saya baca ini karena tertarik diskursus mengenai 'benda-benda' yang berkembang di antara para disainer. arsitektur menarik juga dilihat dari perspektif ini, kerana produksi arsitektur kan juga tunduk pada dinamika produksi benda-benda, tidak hanya karena kehendak atau gairah estetik arsiteknya.
Mike
"Ideas are to objects as constellations are to stars." - Walter Benjamin

“With the mass of objects grows the alien powers to which man is subjected, and each new product is a new potentiality of mutual fraud and mutual pillage.” – Karl Marx
Myles
3.2/5.0 Minor Baudrillard. Stick to the simulacra, you dense French bastard.
Cesar Armenta
My favorite Baudrillards book, opened my eyes to another world.
David
I really need to read this again to understand it all.
Gregory Sogorka
excellent. re-reading this one currently.
Simon
Sometimes academically dull, sometimes exciting.
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Jean Baudrillard (27 July 1929 – 6 March 2007) was a French sociologist, philosopher, cultural theorist, political commentator, and photographer. His work is frequently associated with postmodernism and post-structuralism.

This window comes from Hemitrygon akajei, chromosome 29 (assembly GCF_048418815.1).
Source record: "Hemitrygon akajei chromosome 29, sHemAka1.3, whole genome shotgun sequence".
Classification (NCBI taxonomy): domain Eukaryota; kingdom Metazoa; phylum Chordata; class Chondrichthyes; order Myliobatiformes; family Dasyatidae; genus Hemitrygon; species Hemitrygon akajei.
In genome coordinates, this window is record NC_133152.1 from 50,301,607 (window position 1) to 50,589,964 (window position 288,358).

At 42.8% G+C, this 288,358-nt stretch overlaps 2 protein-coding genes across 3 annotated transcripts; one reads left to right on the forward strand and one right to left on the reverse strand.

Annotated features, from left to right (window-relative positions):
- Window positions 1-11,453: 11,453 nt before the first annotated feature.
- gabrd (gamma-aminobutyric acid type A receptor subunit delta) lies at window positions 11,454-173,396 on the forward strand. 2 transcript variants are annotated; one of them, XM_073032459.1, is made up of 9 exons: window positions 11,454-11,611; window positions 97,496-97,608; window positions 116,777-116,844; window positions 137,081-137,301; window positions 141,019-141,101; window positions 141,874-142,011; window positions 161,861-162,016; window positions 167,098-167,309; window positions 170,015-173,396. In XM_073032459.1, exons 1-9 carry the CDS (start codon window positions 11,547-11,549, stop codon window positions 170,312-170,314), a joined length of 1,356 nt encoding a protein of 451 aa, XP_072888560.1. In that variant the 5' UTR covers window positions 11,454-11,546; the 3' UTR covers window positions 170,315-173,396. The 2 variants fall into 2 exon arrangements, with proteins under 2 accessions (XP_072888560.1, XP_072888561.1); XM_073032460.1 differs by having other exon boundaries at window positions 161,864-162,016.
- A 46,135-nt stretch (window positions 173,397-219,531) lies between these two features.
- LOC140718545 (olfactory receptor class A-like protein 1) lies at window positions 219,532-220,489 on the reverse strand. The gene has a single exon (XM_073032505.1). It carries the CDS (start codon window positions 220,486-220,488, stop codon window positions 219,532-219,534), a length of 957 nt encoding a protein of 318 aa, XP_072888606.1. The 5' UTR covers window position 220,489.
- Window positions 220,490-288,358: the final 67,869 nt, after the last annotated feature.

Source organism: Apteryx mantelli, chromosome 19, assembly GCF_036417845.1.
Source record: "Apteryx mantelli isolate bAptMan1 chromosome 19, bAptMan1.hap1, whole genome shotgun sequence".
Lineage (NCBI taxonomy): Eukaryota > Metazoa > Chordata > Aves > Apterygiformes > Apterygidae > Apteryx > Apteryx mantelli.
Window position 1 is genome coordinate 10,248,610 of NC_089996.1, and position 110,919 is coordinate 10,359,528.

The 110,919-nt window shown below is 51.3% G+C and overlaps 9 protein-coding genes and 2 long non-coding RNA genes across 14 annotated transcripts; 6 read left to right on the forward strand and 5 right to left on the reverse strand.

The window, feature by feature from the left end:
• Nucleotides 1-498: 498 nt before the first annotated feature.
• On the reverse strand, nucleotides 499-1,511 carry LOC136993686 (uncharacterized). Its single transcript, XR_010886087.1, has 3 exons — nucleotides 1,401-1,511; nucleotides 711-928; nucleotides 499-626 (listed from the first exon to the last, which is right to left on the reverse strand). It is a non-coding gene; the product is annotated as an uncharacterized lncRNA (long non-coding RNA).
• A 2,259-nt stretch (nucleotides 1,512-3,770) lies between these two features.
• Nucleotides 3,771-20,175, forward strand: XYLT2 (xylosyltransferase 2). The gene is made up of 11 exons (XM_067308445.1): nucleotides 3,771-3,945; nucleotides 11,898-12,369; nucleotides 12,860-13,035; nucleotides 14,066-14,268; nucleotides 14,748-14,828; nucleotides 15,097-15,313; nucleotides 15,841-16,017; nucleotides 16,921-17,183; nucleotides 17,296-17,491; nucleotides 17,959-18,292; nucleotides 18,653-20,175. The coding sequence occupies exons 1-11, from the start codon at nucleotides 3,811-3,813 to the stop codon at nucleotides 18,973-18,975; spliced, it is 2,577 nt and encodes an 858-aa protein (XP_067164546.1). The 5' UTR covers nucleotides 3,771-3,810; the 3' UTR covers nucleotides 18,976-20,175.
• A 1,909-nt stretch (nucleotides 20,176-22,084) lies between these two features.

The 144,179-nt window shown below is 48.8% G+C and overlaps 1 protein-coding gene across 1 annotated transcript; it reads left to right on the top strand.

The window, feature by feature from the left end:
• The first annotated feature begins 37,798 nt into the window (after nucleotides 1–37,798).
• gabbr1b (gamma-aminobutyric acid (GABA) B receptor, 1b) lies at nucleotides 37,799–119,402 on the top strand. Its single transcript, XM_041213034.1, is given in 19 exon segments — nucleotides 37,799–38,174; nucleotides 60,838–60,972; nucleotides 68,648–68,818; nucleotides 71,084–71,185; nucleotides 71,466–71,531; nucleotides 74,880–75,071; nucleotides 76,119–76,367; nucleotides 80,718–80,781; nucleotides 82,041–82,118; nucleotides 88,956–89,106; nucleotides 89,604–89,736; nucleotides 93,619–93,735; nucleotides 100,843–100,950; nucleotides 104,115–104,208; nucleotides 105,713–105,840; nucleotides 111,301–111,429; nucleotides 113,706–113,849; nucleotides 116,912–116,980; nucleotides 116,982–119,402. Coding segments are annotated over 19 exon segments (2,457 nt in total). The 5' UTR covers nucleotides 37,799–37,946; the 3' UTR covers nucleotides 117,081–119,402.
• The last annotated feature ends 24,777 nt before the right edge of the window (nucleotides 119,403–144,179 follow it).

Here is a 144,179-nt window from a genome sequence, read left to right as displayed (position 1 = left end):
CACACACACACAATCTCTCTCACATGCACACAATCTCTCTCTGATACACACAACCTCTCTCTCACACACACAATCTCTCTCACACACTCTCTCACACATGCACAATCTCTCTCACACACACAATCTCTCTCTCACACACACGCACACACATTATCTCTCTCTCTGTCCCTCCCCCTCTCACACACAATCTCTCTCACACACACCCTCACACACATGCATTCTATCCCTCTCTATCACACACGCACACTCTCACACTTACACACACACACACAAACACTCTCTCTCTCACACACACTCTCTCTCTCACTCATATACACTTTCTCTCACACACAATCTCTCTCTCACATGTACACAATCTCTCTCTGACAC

Jean Baudrillard was also a Professor of Philosophy of Culture and Media Criticism at the European Graduate School in Saas-Fee, Switzerland, where he taught an Intensive Summer S
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Simulacra and Simulation America Simulations (Semiotext(e) / Foreign Agents) Seduction The Spirit of Terrorism and Other essays

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“The whole gestural system of work was also obscene, in sharp contrast to the miniaturized and abstract gestural system of control to which it has now been reduced. The world of the objects of old seems like a theatre of cruelty and instinctual drives in comparison with the formal neutrality and prophylactic 'whiteness' of our perfect functional objects. Thus the handle of the flatiron gradually diminishes as it undergoes 'contouring' - the term is typical in its superficiality and abstractness; increasingly it suggests the very absence of gesture, and carried to its logical extreme this handle will no longer be manual - merely manipulable. At that point, the perfecting of the form will have relegated man to a pure contemplation of his power. ” 3 likes